We stopped for breakfast, as always when heading in this direction, at the service area of las Palmeras, located at the turn off for Alcalá de los Gazules. One of the early morning features here is the cacophony of House Sparrows waking up and exchanging noisy but cheerful greetings. Refreshed, we continued our journey, finally reaching the small town of el Palacio at around 8.45am, where Jacaranda trees in full bloom line the main street and numbers of Swifts were already racing around squealing delightedly, and where the temperature had already reached 21°C.
The road leading from the town to our target site is long, narrow and almost straight, passing through vast acres of flat cultivated landscape that is short on significant features. On its left side there are a few scattered clumps of farm buildings surrounded by large ploughed fields, and a line of telegraph poles is set along its edge. We had our first close bird sighting of the day here; a Common Buzzard that sat enjoying the sun, ignoring us determinedly as we sat in the car looking up at it.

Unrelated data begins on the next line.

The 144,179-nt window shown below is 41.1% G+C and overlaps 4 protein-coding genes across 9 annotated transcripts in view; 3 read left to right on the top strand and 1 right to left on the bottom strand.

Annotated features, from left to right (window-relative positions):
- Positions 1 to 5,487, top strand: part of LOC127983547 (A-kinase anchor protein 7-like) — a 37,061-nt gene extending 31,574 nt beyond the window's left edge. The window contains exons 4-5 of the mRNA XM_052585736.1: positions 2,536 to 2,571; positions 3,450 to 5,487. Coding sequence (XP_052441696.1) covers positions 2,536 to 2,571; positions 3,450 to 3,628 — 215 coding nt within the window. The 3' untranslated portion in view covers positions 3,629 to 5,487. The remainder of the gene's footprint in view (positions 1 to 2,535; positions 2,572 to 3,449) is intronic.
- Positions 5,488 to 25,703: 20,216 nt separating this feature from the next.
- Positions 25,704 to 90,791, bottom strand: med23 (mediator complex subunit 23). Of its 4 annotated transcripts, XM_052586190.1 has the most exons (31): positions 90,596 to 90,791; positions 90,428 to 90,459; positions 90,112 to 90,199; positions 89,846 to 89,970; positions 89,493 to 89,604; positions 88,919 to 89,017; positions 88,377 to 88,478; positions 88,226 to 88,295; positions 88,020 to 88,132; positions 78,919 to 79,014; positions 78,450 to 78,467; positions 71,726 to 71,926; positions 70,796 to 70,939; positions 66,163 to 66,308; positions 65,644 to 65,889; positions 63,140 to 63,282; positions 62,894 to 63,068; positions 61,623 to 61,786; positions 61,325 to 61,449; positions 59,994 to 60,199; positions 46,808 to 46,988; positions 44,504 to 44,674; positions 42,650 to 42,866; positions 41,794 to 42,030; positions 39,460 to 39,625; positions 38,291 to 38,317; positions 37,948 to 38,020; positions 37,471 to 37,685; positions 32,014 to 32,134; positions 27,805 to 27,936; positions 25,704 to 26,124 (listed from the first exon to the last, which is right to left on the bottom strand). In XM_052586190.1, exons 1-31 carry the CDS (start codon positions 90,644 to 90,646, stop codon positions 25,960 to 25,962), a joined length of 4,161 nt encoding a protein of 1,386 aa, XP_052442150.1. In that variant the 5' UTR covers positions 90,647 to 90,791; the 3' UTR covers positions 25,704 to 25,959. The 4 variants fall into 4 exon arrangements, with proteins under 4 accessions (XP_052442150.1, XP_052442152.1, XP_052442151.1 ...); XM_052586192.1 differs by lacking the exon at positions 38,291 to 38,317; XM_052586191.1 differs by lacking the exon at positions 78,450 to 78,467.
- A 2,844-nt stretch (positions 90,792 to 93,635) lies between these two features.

For a good length of it, the land opposite is screened by a windbreak of tall eucalyptus trees fronted by a deep reed-fringed dyke that was brimful of deep water. Windows down, we heard our first birdsong, the unmistakeable loud scratchy tune of a Great Reed Warbler.
It took very little effort to locate the singer, perched high on top of a bedraggled old reed seedhead. We watched him for a minute, until he flew up into a nearby tree. A Moorhen crossed the road in front of us and a Crested Lark meandered along it further ahead. We stopped again almost next to another Great Reed Warbler, enjoying very close views of him, and spotted Reed Warblers discreetly travelling around low in the reed thicket beneath his perch. Two Black-winged Stilts flew across towards the water and a couple of Black Kites flapped past, high above the fields.